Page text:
Five times displaced: a mother’s struggle to provide education for her children in Myanmar
“I cannot go back home, and if I could, I do not have a house anymore.” For Mima*, home is her village in Eastern Myanmar. Due to the violence that followed the February 2021 military coup, she hasn’t seen it in over a year and a half. She was forced to flee, together with her children, and has been displaced five times since.
“Before the coup, everything was normal”.
Prior to February 2021, Mima, a widow and mother of three, worked three jobs to make ends meet. Through difficulties, she was able to support her family and was full of hope for her children’s future. The coup and the conflicts that followed crushed her hope. In May, Mima’s village was attacked for the first time, military junta forces clashing with local rebels. “I hoped it was temporary,” she remembers. That’s why, at first, she did not leave. Truth be told, she couldn’t – she did not have the resources, such as transport and disposable income, to relocate.
“We could not run or escape in time (…) my family was stuck in the conflict.”
At the village, Mima watched her house being burnt down and her father get killed. Her son, aged 15, was arrested and had to endure a year in prison. That is the one event that affected her and her family the most. The memory of that time and the painful awareness of her son’s lingering trauma still shakes her to this day. “Whenever I think of it, I am in tears, and I cannot control my emotions,” she confesses.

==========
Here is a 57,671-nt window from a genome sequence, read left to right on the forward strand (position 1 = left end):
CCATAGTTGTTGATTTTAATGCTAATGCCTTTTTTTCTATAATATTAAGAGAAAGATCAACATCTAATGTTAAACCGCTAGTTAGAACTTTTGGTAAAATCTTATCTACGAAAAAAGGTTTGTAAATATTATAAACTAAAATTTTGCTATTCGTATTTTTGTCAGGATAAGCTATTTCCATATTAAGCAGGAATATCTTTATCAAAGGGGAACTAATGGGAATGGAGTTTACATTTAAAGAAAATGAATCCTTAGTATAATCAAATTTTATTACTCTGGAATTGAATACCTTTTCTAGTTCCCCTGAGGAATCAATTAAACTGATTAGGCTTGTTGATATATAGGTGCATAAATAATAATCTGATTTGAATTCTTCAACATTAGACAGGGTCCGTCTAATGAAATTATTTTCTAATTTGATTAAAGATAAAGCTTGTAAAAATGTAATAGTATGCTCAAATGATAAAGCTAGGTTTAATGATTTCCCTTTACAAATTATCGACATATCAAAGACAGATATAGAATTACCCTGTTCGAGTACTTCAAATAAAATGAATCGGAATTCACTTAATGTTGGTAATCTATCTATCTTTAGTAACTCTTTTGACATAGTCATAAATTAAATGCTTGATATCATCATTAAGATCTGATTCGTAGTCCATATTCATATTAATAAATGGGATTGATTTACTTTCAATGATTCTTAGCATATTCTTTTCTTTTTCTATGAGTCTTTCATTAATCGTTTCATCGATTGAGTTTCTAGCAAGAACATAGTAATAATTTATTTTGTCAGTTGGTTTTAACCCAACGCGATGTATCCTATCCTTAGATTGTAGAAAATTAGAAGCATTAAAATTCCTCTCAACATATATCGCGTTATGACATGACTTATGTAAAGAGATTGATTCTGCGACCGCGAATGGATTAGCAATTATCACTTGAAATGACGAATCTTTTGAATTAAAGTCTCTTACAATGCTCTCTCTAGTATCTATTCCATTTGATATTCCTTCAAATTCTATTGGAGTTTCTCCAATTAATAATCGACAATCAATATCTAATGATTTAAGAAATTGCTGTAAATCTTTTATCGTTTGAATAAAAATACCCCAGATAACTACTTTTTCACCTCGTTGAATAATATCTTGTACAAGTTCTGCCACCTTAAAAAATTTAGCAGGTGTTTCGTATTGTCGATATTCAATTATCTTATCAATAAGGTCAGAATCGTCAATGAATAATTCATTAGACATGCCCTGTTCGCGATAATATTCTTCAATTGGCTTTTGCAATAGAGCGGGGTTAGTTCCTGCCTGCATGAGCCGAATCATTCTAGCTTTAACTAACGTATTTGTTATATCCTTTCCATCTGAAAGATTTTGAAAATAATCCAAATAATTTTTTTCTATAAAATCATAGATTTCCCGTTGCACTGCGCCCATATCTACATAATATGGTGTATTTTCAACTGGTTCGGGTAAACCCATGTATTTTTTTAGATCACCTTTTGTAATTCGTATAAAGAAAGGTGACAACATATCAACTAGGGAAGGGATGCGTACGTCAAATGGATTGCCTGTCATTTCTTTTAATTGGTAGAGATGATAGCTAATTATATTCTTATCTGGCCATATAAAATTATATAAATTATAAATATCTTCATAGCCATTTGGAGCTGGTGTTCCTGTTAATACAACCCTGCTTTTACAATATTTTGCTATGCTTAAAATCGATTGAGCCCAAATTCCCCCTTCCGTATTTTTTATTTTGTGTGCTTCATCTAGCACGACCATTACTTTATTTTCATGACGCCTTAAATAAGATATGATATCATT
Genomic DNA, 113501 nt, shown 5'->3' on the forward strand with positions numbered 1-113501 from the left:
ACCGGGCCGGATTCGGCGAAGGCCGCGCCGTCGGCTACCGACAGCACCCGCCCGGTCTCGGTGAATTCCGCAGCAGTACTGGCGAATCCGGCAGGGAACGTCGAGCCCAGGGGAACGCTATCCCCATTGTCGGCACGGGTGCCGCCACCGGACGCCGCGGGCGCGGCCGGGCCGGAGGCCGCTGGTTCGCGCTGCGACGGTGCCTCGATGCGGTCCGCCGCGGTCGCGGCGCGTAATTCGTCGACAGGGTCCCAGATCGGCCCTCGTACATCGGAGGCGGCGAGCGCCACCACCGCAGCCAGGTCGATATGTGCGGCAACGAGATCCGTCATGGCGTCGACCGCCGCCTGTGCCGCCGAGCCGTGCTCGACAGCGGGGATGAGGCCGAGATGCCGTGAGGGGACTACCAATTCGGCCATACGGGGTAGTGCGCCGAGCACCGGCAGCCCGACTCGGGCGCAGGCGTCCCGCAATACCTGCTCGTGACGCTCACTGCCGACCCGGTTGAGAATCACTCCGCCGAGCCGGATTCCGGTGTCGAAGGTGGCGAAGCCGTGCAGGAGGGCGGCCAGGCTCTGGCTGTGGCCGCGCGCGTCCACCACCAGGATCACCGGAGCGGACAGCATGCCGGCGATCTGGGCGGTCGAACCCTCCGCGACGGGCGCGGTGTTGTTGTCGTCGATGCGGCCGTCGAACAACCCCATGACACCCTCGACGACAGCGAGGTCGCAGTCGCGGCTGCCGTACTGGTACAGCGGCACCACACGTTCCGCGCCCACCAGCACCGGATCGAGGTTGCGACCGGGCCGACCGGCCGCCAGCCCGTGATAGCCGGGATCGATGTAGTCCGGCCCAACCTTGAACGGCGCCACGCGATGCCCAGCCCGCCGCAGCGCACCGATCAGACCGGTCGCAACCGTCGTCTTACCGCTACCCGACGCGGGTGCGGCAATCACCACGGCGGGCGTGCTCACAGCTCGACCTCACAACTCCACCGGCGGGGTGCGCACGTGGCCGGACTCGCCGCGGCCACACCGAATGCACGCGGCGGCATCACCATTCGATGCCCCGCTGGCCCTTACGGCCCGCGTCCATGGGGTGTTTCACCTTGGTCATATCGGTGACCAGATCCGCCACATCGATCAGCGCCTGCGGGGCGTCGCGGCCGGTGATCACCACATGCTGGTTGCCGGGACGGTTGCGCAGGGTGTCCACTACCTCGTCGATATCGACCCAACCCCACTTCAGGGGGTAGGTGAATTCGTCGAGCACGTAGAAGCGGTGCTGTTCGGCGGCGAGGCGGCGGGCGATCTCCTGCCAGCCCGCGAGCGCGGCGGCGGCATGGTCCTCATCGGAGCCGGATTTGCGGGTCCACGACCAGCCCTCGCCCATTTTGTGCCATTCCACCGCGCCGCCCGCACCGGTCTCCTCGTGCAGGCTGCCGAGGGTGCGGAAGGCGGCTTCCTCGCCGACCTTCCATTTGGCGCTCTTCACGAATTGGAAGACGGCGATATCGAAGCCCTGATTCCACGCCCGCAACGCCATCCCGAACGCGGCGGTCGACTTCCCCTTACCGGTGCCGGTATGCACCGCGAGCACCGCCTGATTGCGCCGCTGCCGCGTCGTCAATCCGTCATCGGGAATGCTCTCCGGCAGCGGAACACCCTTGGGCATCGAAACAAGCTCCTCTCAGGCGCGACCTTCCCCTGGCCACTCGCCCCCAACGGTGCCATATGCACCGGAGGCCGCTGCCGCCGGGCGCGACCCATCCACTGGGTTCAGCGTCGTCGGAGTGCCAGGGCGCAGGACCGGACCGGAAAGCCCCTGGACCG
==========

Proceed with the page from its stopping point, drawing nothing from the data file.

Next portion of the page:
After her son was released, the family started to move from place to place in search for safety. Mima wanted to protect her children at all costs: “As a mother I had to stay strong, as my children are looking at me and depending on me.” She worried constantly about primary needs, like food and shelter, but she was mostly concerned about her children’s education – the one possibility for a better future: “what if they lost their hopes and future?”
After moving five times, Mima arrived in a new camp where she now feels happier and more at peace. One of the main reasons is that, here, her children can go to school. Displacement and its aftermath showed Mima the importance of education. “I still want to give my children a beautiful life,” she explains, adding “I cannot give them properties or heritage, except education.”
Seeing my son being happy at school makes me pleased.
Being able to go to school and bond with their peers also helped Mima’s children to deal with the trauma experienced in the last two years. “Seeing my son being happy at school makes me pleased,” she says. Given the opportunities for her children in the camp, she has no doubt: “I do not want to run anymore.” Of course, she still dreams of being able to go back home and prays for peace. However, her children’s future is her priority and as long as that is secured, she will continue to have hope for the future.
Unfortunately, like Mima’s children, many in Myanmar cannot access basic learning. Throughout the country, education is disrupted, and schools are attacked or closed. Children, forced to flee from one place to another, have difficulty going to school regularly. JRS calls for displaced children inside and outside Myanmar to have access to humanitarian assistance including safe, inclusive, uninterrupted, and quality education programs. Investments in school materials, infrastructure, and teachers are critical.
After two years of violence and destruction, Mima, her children, and all the people of Myanmar deserve peace. We must not forget them.
*Names have been changed for security purposes.
Story shared by JRS Asia Pacific.